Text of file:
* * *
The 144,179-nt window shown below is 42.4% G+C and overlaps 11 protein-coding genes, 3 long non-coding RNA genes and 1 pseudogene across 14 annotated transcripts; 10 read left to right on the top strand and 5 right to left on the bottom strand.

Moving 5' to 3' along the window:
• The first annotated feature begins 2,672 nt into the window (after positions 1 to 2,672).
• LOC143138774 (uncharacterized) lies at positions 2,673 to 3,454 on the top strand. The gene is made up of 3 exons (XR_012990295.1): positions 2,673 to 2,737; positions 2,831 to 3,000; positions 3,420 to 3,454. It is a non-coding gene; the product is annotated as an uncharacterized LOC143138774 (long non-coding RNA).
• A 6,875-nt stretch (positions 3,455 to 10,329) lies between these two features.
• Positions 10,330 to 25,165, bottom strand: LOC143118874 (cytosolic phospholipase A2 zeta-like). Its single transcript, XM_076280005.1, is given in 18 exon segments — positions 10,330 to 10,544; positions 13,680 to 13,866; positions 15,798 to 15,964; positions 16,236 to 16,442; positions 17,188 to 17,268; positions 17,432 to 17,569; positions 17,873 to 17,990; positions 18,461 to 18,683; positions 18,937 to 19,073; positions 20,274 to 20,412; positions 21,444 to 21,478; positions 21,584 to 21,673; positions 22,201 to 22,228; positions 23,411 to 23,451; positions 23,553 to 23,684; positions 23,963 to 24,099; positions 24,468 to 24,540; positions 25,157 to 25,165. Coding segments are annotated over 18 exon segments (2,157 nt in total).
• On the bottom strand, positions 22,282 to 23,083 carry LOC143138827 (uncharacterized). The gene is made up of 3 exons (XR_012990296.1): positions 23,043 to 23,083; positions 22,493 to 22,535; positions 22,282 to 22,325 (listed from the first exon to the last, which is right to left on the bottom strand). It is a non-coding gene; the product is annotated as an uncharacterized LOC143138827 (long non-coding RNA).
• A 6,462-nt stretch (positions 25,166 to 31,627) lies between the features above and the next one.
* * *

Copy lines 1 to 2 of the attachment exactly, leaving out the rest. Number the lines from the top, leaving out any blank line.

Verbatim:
The 144,179-nt window shown below is 42.4% G+C and overlaps 11 protein-coding genes, 3 long non-coding RNA genes and 1 pseudogene across 14 annotated transcripts; 10 read left to right on the top strand and 5 right to left on the bottom strand.

Moving 5' to 3' along the window: